HONG KONG (Reuters) – The Hong Kong government said an initial study by BioNTech and Fosun Industrial of the coronavirus vaccine did not reveal “obvious systemic factors” at the time of packaging after canceling the vaccine in the city and neighboring Macau this week.
Authorities on Wednesday stopped the use of the COVID-19 vaccine developed by BioNTech citing deficient packaging, triggering upheaval in security centers across the city.
The ban was lifted because an Asian financial hub has opposed slow vaccination uptake due to declining confidence in Sinovac vaccination in China and fears of adverse reactions.
In a statement released late on Saturday, the city government said the results of the study did not claim the situation was “caused by environmental conditions during the lengthy transportation process. ”
It was not related to the cold and supply chain management of the vaccine and randomized trials of whole filters delivered to Hong Kong found no case of leakage, he said.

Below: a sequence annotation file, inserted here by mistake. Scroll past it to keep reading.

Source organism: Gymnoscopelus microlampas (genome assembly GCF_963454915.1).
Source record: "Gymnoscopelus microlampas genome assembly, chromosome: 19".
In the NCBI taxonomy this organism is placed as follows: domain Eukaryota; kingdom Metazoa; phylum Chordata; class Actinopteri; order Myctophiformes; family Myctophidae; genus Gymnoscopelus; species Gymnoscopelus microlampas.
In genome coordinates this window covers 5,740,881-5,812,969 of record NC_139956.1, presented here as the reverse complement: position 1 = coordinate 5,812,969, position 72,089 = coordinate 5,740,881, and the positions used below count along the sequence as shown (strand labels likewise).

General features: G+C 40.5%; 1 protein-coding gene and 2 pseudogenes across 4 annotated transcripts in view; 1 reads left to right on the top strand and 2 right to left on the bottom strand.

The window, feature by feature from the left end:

Both Fosun and BioNTech believed that the vaccines posed no safety risks and that those who received them did not have to “worry”, the government said.
The other part of the study will focus on “ascertaining the integrity of the sexual properties in the relevant captures of the vaccine, and that the glasses are safe for use. ”
The government said it was following up with Fosun and BioNTech to complete the study within a week to allow a resumption of distribution of the vaccines to the public.
The city began vaccinating residents with doses from Sinovac in February and began offering the one developed by BioNTech in March.
The BioNTech vaccine is distributed in Hong Kong and Macau through a partnership with Fosun Pharma in China, while BioNTech is partnering with Pfizer in larger markets outside China.
Reporting by Farah Master; Edited by Daniel Wallis